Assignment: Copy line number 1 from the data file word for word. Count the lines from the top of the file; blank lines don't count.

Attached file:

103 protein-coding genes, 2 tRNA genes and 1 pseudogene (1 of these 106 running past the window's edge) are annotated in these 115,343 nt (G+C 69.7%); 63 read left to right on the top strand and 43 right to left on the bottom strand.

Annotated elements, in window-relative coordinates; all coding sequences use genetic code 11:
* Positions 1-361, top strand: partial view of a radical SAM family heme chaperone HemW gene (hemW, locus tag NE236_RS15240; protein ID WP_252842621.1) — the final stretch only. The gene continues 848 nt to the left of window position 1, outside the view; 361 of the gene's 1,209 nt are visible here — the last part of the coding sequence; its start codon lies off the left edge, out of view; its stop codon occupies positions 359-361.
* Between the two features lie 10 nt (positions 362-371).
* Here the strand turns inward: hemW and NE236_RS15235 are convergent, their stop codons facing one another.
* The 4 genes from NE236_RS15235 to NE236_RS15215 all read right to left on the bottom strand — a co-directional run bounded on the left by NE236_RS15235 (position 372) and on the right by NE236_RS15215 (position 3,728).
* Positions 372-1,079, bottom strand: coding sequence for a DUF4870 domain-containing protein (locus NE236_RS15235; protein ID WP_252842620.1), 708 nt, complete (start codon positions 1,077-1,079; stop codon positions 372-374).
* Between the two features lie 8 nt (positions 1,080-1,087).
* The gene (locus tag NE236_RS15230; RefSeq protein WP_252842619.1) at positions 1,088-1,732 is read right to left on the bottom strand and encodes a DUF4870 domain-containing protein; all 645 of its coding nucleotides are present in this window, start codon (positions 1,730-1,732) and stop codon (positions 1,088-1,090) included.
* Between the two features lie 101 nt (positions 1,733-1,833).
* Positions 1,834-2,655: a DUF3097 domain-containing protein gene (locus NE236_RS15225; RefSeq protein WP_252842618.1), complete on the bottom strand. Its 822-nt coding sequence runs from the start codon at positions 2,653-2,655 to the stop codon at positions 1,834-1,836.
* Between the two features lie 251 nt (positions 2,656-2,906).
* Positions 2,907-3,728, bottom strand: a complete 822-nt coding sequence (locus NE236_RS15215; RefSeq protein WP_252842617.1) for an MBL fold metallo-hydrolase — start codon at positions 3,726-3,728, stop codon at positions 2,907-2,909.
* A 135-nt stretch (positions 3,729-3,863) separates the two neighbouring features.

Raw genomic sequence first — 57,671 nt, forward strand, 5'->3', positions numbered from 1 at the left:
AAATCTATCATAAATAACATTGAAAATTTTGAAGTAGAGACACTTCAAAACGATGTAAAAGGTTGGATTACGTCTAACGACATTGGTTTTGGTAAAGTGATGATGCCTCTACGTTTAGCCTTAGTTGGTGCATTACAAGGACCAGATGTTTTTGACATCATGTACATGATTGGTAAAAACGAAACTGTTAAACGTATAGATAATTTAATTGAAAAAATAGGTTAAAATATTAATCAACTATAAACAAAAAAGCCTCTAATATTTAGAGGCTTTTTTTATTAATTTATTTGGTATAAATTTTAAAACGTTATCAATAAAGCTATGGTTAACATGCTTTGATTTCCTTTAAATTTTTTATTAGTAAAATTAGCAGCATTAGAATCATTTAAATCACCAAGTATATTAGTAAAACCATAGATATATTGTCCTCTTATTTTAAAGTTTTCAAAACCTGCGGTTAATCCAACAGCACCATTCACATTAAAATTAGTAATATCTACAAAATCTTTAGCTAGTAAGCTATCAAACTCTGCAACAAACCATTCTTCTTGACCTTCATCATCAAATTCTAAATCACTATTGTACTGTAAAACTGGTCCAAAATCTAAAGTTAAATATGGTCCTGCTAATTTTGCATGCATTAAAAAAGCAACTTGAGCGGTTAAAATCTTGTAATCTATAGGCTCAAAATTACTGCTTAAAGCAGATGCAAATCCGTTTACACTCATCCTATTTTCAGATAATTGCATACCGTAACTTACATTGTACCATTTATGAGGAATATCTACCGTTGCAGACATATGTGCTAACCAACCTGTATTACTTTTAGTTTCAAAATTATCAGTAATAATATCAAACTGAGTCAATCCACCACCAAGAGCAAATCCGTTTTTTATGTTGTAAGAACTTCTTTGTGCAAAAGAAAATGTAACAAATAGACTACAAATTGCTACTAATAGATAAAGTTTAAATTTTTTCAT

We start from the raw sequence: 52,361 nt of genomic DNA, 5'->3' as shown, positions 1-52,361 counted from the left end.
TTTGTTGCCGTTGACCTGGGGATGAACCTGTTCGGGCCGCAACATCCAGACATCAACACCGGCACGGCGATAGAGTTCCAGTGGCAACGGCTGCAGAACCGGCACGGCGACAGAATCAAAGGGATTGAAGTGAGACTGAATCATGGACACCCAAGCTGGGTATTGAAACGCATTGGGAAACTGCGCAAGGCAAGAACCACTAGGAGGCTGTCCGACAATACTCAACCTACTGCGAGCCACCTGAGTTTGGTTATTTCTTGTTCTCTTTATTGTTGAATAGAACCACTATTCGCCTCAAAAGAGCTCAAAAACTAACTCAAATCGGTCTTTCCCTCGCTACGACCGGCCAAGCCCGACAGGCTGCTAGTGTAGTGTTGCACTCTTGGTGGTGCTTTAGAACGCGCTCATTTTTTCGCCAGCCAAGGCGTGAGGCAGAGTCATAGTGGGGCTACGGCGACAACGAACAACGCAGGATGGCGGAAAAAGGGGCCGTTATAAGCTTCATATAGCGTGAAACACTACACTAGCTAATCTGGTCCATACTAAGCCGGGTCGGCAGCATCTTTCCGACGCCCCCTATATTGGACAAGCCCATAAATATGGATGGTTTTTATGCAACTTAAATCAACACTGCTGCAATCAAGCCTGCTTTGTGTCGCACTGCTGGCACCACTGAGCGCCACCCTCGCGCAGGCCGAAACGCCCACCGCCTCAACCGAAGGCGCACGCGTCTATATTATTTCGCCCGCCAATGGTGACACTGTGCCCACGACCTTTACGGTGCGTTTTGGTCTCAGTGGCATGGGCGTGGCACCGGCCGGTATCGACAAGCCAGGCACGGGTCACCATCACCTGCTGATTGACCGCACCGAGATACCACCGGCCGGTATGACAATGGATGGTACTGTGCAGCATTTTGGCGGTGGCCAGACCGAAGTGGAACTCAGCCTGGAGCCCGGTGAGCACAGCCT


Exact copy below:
103 protein-coding genes, 2 tRNA genes and 1 pseudogene (1 of these 106 running past the window's edge) are annotated in these 115,343 nt (G+C 69.7%); 63 read left to right on the top strand and 43 right to left on the bottom strand.